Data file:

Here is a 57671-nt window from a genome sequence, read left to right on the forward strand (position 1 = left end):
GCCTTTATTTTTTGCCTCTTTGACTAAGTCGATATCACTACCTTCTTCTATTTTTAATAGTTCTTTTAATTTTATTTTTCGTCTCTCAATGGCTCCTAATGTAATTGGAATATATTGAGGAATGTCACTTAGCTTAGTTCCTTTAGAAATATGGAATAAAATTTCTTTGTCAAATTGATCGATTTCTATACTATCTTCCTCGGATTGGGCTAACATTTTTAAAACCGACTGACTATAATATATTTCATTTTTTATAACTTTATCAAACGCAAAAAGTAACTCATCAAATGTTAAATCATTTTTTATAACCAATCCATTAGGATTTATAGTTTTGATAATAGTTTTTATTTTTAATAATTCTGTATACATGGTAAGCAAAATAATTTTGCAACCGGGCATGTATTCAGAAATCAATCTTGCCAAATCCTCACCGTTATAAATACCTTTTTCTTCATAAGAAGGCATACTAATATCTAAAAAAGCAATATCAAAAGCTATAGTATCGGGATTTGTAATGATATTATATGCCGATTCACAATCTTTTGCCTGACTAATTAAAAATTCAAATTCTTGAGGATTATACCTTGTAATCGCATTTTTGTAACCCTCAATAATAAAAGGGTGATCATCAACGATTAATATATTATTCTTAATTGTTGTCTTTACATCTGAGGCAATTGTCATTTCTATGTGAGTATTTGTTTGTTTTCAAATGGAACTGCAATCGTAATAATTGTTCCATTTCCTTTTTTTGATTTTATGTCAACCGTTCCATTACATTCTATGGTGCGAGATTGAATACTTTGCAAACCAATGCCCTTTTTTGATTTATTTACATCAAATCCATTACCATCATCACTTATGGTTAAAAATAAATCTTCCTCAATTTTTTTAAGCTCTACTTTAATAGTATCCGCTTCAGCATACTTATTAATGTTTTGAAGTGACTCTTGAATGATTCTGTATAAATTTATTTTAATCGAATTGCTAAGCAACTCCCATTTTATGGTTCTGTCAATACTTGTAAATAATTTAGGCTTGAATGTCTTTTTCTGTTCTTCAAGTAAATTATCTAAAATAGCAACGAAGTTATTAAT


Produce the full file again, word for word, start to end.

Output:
Here is a 57671-nt window from a genome sequence, read left to right on the forward strand (position 1 = left end):
GCCTTTATTTTTTGCCTCTTTGACTAAGTCGATATCACTACCTTCTTCTATTTTTAATAGTTCTTTTAATTTTATTTTTCGTCTCTCAATGGCTCCTAATGTAATTGGAATATATTGAGGAATGTCACTTAGCTTAGTTCCTTTAGAAATATGGAATAAAATTTCTTTGTCAAATTGATCGATTTCTATACTATCTTCCTCGGATTGGGCTAACATTTTTAAAACCGACTGACTATAATATATTTCATTTTTTATAACTTTATCAAACGCAAAAAGTAACTCATCAAATGTTAAATCATTTTTTATAACCAATCCATTAGGATTTATAGTTTTGATAATAGTTTTTATTTTTAATAATTCTGTATACATGGTAAGCAAAATAATTTTGCAACCGGGCATGTATTCAGAAATCAATCTTGCCAAATCCTCACCGTTATAAATACCTTTTTCTTCATAAGAAGGCATACTAATATCTAAAAAAGCAATATCAAAAGCTATAGTATCGGGATTTGTAATGATATTATATGCCGATTCACAATCTTTTGCCTGACTAATTAAAAATTCAAATTCTTGAGGATTATACCTTGTAATCGCATTTTTGTAACCCTCAATAATAAAAGGGTGATCATCAACGATTAATATATTATTCTTAATTGTTGTCTTTACATCTGAGGCAATTGTCATTTCTATGTGAGTATTTGTTTGTTTTCAAATGGAACTGCAATCGTAATAATTGTTCCATTTCCTTTTTTTGATTTTATGTCAACCGTTCCATTACATTCTATGGTGCGAGATTGAATACTTTGCAAACCAATGCCCTTTTTTGATTTATTTACATCAAATCCATTACCATCATCACTTATGGTTAAAAATAAATCTTCCTCAATTTTTTTAAGCTCTACTTTAATAGTATCCGCTTCAGCATACTTATTAATGTTTTGAAGTGACTCTTGAATGATTCTGTATAAATTTATTTTAATCGAATTGCTAAGCAACTCCCATTTTATGGTTCTGTCAATACTTGTAAATAATTTAGGCTTGAATGTCTTTTTCTGTTCTTCAAGTAAATTATCTAAAATAGCAACGAAGTTATTAAT